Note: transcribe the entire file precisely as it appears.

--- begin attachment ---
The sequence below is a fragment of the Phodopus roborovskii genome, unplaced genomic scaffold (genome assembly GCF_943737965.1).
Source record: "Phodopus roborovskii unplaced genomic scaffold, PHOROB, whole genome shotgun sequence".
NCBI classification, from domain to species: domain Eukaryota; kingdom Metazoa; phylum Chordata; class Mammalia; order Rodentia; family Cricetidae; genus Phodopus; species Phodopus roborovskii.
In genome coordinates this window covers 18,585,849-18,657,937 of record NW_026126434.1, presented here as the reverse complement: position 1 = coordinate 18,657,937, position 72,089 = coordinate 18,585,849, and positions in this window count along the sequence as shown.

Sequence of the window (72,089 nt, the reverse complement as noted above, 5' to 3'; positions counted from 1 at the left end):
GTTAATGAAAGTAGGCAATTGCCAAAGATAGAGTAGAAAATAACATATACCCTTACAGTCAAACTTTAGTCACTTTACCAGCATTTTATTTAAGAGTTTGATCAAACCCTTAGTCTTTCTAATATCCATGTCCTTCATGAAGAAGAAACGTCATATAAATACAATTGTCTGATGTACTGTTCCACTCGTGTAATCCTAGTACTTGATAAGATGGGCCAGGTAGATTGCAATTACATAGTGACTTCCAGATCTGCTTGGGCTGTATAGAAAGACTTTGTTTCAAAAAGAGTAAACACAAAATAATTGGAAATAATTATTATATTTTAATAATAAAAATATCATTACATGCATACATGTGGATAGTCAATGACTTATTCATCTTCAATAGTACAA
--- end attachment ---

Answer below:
The sequence below is a fragment of the Phodopus roborovskii genome, unplaced genomic scaffold (genome assembly GCF_943737965.1).
Source record: "Phodopus roborovskii unplaced genomic scaffold, PHOROB, whole genome shotgun sequence".
NCBI classification, from domain to species: domain Eukaryota; kingdom Metazoa; phylum Chordata; class Mammalia; order Rodentia; family Cricetidae; genus Phodopus; species Phodopus roborovskii.
In genome coordinates this window covers 18,585,849-18,657,937 of record NW_026126434.1, presented here as the reverse complement: position 1 = coordinate 18,657,937, position 72,089 = coordinate 18,585,849, and positions in this window count along the sequence as shown.

Sequence of the window (72,089 nt, the reverse complement as noted above, 5' to 3'; positions counted from 1 at the left end):
GTTAATGAAAGTAGGCAATTGCCAAAGATAGAGTAGAAAATAACATATACCCTTACAGTCAAACTTTAGTCACTTTACCAGCATTTTATTTAAGAGTTTGATCAAACCCTTAGTCTTTCTAATATCCATGTCCTTCATGAAGAAGAAACGTCATATAAATACAATTGTCTGATGTACTGTTCCACTCGTGTAATCCTAGTACTTGATAAGATGGGCCAGGTAGATTGCAATTACATAGTGACTTCCAGATCTGCTTGGGCTGTATAGAAAGACTTTGTTTCAAAAAGAGTAAACACAAAATAATTGGAAATAATTATTATATTTTAATAATAAAAATATCATTACATGCATACATGTGGATAGTCAATGACTTATTCATCTTCAATAGTACAA